Modern Greek Pronunciation (mo'lawn la'va) means "Come and take." It is a classical expression of defiance reportedly spoken by King Leonidas I in response to the Persian Army's demand that the Spartans surrender their weapons at the Battle of Termopylae.
Molon Labe has been repeated by many later generals and politicians in order to express an army's or nation's determination not to surrender.
Molon Labe is also the motto of the United States Special Operations Command Central. The expression "Come and take it" was a slogan in the Texas Revolution as well.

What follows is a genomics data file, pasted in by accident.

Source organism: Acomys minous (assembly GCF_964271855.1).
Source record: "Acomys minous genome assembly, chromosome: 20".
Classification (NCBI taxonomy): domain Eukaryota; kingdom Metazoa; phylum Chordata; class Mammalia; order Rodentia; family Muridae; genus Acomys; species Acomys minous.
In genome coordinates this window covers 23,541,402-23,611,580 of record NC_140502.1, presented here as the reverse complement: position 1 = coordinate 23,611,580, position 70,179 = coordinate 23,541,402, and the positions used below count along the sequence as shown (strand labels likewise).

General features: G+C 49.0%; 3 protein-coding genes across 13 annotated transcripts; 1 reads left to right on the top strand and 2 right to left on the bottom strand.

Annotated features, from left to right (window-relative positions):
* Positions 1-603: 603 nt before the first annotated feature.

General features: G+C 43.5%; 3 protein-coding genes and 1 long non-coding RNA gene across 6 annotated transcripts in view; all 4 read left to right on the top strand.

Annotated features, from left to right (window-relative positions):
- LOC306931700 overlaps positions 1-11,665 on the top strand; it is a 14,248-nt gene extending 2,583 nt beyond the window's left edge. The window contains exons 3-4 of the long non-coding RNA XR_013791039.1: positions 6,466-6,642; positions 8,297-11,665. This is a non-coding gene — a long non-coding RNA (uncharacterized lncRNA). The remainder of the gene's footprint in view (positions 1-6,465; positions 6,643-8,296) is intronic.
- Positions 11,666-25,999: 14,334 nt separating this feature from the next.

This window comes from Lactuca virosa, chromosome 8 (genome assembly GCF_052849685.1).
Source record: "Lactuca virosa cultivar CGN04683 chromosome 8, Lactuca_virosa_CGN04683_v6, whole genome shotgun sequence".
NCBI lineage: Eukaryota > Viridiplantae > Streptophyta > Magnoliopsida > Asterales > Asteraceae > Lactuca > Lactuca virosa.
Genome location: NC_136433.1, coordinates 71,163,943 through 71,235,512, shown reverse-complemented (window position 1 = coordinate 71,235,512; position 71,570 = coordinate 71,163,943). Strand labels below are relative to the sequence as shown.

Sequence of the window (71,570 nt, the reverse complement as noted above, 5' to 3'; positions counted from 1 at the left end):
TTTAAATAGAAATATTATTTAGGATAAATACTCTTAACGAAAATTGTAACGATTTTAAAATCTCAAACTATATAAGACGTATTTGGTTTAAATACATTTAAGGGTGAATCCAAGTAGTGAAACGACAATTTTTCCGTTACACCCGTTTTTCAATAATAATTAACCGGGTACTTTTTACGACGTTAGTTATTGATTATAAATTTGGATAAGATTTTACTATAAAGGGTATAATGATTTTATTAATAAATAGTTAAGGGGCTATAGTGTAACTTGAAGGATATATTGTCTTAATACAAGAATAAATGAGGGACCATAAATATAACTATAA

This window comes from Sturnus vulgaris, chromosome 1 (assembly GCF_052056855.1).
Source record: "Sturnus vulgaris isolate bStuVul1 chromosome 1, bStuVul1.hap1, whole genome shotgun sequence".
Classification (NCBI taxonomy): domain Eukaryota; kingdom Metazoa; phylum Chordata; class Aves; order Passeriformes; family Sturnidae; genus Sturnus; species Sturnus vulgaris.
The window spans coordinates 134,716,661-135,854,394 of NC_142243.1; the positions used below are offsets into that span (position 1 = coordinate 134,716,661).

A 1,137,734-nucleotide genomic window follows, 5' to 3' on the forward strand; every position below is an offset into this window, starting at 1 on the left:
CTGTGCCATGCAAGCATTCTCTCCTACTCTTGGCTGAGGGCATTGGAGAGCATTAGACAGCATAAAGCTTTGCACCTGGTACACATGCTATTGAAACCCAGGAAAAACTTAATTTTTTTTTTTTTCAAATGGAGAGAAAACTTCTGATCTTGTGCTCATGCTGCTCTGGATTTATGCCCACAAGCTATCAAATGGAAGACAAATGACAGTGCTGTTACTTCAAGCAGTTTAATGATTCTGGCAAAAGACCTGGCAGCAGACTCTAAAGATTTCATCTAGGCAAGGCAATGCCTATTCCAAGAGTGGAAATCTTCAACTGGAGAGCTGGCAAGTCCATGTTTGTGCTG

In America, both the original Greek phrase and its English translation is popular among supporters of the Second Amendment, as the phrase has connotation of a strong belief in the ideals of personal Freedom and in the individual right to self-protection.
In the Second Amendment, or firearms freedom context, the phrase expresses the notion that the person uttering the phrase is a strong believer in these ideals and will not surrender their firearms to anyone, including governmental authority, without strong resistance.